Study: Babies have inherent number sense

Feb 15, 2006

Duke University scientists have found 7-month-old babies have an inherent sense of numerical concepts, regardless of their mathematical abilities.

Neuroscientists Professor Elizabeth Brannon and graduate student Kerry Jordan previously demonstrated rhesus monkeys have a natural ability to match the number of voices they hear to the number of individuals they expect to see. The researchers expected the same to be true of human babies, despite studies that failed to demonstrate such ability in human infants, Scientific American reported Wednesday.

In their own study the Duke researchers found babies spent more time looking at videos showing the same number of unfamiliar human faces as those represented in a simultaneous soundtrack of "look" sounds.

"As a result of our experiments, we conclude that the babies are showing an internal representation of 'two-ness' or 'three-ness' that is separate from the (sounds and sights) and, thus, reflects an abstract internal process," they wrote.

The research is detailed in the current issue of the Proceedings of the National Academies of Science.

Copyright 2006 by United Press International

Explore further: US company sells out of Ebola toys

add to favorites email to friend print save as pdf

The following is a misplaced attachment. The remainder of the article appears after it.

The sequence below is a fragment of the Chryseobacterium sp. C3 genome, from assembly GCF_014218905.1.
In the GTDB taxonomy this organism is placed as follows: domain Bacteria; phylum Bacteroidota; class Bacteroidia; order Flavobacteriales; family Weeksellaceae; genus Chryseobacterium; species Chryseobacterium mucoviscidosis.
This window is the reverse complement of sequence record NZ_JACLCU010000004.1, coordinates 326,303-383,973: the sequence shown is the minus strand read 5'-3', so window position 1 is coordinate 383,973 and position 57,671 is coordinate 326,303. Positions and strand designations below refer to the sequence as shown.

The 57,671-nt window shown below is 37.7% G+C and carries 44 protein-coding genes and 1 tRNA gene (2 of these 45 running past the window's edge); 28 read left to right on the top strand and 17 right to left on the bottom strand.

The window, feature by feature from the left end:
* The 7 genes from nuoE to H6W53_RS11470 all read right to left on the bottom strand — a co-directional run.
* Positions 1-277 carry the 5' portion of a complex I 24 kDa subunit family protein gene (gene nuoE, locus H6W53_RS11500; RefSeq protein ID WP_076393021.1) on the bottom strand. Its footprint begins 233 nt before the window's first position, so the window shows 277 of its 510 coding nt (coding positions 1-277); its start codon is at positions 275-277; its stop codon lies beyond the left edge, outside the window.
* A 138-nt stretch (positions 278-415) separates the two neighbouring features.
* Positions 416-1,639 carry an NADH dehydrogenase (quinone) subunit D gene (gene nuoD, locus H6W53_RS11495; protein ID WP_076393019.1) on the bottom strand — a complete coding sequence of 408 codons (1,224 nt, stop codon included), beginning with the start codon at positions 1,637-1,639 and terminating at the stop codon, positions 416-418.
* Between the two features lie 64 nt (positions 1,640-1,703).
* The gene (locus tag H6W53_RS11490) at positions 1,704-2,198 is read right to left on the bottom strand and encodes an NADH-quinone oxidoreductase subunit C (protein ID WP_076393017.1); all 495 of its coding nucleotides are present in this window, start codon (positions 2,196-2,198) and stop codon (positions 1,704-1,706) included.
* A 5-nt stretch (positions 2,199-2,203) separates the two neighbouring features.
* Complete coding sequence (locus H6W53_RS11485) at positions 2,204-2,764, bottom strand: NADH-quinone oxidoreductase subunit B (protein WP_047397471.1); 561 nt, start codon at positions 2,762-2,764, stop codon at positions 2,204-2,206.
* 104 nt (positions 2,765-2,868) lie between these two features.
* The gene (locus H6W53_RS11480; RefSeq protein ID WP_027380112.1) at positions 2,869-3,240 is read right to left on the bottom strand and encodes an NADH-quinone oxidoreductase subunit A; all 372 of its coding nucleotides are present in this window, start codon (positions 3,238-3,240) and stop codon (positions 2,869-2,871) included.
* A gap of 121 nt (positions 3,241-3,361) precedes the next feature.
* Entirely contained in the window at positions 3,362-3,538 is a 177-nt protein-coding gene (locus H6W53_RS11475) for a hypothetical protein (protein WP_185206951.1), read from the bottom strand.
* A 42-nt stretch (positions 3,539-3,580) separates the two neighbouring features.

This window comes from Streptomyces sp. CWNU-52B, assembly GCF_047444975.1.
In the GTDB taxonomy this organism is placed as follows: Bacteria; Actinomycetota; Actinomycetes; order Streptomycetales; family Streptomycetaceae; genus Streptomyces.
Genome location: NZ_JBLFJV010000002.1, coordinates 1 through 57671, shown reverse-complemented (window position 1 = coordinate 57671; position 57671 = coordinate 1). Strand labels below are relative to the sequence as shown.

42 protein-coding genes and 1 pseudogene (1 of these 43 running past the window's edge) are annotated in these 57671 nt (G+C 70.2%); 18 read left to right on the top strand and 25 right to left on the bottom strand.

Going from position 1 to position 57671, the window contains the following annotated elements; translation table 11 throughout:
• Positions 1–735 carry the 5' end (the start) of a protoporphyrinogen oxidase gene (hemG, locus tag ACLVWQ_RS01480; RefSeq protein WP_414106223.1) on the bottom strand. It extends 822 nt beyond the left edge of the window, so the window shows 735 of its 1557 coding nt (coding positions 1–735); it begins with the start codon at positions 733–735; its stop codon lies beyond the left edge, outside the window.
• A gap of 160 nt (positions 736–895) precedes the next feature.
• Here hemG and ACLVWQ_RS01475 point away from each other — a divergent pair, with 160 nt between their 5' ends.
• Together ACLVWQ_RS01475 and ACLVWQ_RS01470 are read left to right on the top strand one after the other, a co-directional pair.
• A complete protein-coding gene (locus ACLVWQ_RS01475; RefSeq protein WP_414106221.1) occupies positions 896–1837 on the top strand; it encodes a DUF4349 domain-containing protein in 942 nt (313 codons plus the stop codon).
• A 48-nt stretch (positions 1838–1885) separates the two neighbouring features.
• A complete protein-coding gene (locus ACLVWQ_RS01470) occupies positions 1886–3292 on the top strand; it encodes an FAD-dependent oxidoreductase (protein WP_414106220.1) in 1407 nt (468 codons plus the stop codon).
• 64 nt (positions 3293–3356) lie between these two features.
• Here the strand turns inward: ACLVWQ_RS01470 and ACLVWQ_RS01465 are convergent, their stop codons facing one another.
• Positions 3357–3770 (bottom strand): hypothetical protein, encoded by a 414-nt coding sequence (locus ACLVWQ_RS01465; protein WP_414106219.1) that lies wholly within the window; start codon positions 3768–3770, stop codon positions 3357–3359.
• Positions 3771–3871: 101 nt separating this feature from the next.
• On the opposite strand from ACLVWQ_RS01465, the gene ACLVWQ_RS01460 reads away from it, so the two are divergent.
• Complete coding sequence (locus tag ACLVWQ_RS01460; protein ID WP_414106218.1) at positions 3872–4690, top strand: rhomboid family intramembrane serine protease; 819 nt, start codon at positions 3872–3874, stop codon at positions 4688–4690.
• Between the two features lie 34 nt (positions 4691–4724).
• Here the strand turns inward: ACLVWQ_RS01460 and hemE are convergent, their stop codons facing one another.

Related Stories

Trekking tourists to become wild gorilla guardians

Jun 23, 2014

An online awareness raising campaign has been launched in a bid to minimise the risk of disease transmission from human to gorilla during treks to see these magnificent great apes in the wild.

Recommended for you

US company sells out of Ebola toys

Oct 17, 2014

They might look tasteless, but satisfied customers dub them cute and adorable. Ebola-themed toys have proved such a hit that one US-based company has sold out.

New progress of the Neogene Suidae research

Oct 17, 2014

Dr. Hou Sukuan and Prof. Deng Tao from the Institute of Vertebrate Paleontology and Paleoanthropology(IVPP), Chinese Academy of Sciences reported a new species of Chleuastochoerus from the Linxia Basin, Gansu ...

Gypsies and travellers on the English Green Belt

Oct 17, 2014

The battle between Gypsies, Travellers and the settled community over how land can be used has moved to the Green Belt, observes Peter Kabachnik of the City University of New York.

Cadavers beat computers for learning anatomy

Oct 16, 2014

Despite the growing popularity of using computer simulation to help teach college anatomy, students learn much better through the traditional use of human cadavers, according to new research that has implications ...

User comments : 0